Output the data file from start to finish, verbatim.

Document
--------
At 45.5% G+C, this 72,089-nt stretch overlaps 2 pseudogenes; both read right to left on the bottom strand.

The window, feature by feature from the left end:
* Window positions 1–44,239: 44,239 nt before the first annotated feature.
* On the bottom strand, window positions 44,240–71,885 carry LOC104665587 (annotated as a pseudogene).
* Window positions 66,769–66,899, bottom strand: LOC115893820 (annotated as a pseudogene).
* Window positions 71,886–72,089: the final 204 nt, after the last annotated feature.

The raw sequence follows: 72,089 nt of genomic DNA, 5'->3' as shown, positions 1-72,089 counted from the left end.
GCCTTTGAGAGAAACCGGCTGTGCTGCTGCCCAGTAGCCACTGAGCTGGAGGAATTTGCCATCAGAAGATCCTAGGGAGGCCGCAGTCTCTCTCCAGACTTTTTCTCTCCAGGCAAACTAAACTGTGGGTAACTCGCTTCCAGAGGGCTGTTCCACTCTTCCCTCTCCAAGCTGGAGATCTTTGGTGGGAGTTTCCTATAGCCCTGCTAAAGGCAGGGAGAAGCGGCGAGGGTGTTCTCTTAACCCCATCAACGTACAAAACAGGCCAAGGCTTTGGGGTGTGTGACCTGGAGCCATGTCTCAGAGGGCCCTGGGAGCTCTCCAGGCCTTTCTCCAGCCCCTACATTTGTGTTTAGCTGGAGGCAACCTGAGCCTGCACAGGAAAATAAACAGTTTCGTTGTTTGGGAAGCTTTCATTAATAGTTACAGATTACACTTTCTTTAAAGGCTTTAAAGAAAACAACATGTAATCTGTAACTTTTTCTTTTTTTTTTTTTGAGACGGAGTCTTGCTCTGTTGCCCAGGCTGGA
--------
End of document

At 45.5% G+C, this 72,089-nt stretch overlaps 2 pseudogenes; both read right to left on the bottom strand.

The window, feature by feature from the left end:
* Window positions 1–44,239: 44,239 nt before the first annotated feature.
* On the bottom strand, window positions 44,240–71,885 carry LOC104665587 (annotated as a pseudogene).
* Window positions 66,769–66,899, bottom strand: LOC115893820 (annotated as a pseudogene).
* Window positions 71,886–72,089: the final 204 nt, after the last annotated feature.

The raw sequence follows: 72,089 nt of genomic DNA, 5'->3' as shown, positions 1-72,089 counted from the left end.
GCCTTTGAGAGAAACCGGCTGTGCTGCTGCCCAGTAGCCACTGAGCTGGAGGAATTTGCCATCAGAAGATCCTAGGGAGGCCGCAGTCTCTCTCCAGACTTTTTCTCTCCAGGCAAACTAAACTGTGGGTAACTCGCTTCCAGAGGGCTGTTCCACTCTTCCCTCTCCAAGCTGGAGATCTTTGGTGGGAGTTTCCTATAGCCCTGCTAAAGGCAGGGAGAAGCGGCGAGGGTGTTCTCTTAACCCCATCAACGTACAAAACAGGCCAAGGCTTTGGGGTGTGTGACCTGGAGCCATGTCTCAGAGGGCCCTGGGAGCTCTCCAGGCCTTTCTCCAGCCCCTACATTTGTGTTTAGCTGGAGGCAACCTGAGCCTGCACAGGAAAATAAACAGTTTCGTTGTTTGGGAAGCTTTCATTAATAGTTACAGATTACACTTTCTTTAAAGGCTTTAAAGAAAACAACATGTAATCTGTAACTTTTTCTTTTTTTTTTTTTGAGACGGAGTCTTGCTCTGTTGCCCAGGCTGGA